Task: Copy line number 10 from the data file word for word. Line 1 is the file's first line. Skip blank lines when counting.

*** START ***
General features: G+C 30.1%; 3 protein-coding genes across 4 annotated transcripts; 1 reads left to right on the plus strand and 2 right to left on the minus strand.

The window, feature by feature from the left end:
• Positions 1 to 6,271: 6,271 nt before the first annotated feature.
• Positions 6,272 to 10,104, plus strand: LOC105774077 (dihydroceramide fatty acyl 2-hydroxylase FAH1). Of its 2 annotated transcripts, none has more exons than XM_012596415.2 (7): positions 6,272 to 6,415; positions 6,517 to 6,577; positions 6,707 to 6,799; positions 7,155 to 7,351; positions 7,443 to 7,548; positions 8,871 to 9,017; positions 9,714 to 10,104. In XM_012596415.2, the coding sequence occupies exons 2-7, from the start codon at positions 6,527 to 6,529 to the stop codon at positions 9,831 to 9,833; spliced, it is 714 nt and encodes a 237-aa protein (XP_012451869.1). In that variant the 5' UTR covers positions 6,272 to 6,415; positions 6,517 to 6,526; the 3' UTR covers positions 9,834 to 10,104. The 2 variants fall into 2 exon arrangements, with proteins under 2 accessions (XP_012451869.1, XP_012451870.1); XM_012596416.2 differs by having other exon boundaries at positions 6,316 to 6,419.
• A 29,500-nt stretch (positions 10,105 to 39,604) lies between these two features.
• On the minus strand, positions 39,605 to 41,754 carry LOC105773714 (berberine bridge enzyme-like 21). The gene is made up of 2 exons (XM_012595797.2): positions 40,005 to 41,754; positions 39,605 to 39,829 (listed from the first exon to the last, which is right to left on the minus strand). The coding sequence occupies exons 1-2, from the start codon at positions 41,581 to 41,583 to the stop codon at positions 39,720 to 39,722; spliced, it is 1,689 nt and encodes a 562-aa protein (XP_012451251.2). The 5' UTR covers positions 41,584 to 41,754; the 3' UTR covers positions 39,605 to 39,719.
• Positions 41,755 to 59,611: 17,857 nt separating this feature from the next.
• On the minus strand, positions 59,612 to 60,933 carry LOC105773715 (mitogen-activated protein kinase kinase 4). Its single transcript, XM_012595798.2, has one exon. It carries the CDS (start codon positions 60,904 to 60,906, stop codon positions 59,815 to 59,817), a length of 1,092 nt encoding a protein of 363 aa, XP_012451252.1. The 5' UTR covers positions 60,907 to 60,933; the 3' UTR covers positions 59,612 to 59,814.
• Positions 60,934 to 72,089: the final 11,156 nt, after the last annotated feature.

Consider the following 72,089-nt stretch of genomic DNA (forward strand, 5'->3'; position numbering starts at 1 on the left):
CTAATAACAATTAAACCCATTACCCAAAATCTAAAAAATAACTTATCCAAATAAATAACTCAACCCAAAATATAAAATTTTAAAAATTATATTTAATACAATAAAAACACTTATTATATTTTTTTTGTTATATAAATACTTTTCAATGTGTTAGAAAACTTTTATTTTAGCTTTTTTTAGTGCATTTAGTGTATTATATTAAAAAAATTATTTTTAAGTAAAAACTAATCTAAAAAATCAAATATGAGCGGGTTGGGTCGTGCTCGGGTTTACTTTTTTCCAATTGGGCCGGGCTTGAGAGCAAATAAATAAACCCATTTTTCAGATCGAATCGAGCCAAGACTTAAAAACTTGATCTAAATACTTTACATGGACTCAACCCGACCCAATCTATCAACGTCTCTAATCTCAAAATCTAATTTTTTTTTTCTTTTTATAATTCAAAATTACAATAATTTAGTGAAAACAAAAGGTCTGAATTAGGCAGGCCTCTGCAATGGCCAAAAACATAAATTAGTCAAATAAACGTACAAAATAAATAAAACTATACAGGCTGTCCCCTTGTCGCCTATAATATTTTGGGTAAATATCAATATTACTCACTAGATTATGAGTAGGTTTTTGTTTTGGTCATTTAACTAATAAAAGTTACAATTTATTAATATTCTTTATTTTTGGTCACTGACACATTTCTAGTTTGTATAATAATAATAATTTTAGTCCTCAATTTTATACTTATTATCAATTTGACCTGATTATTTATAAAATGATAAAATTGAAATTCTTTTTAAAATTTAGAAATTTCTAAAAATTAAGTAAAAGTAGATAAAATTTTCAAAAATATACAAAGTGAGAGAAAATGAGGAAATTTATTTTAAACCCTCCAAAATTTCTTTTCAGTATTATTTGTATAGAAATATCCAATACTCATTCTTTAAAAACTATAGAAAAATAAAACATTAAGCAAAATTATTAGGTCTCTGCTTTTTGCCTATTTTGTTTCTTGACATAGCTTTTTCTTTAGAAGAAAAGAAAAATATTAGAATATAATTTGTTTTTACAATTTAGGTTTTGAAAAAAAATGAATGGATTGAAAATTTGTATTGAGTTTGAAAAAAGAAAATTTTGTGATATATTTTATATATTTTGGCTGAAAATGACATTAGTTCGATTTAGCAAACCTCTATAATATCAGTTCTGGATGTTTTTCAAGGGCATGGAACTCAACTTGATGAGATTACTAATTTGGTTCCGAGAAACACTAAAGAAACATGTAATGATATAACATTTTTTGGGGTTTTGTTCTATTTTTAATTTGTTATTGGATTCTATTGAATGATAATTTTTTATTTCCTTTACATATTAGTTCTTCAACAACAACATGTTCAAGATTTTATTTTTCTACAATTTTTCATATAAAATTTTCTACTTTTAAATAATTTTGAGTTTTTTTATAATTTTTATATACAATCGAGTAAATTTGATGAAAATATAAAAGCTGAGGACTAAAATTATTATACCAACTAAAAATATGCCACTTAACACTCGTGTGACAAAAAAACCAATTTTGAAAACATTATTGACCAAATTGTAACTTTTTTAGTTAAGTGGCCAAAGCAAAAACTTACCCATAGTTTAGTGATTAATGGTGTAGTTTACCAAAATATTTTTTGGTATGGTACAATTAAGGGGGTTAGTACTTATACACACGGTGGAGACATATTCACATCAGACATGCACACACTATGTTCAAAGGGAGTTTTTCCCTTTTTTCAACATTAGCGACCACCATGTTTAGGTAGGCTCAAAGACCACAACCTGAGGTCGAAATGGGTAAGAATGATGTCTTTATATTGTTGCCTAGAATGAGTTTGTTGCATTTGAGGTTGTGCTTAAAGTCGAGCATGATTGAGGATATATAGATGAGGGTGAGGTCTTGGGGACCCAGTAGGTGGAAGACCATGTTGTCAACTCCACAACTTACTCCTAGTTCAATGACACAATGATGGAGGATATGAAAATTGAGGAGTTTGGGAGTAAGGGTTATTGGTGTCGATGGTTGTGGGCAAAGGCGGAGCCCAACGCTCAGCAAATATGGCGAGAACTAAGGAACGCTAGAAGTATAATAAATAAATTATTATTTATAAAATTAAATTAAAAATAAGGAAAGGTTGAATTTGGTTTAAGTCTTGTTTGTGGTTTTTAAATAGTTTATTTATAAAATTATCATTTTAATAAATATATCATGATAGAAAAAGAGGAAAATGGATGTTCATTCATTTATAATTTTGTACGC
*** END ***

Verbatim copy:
Consider the following 72,089-nt stretch of genomic DNA (forward strand, 5'->3'; position numbering starts at 1 on the left):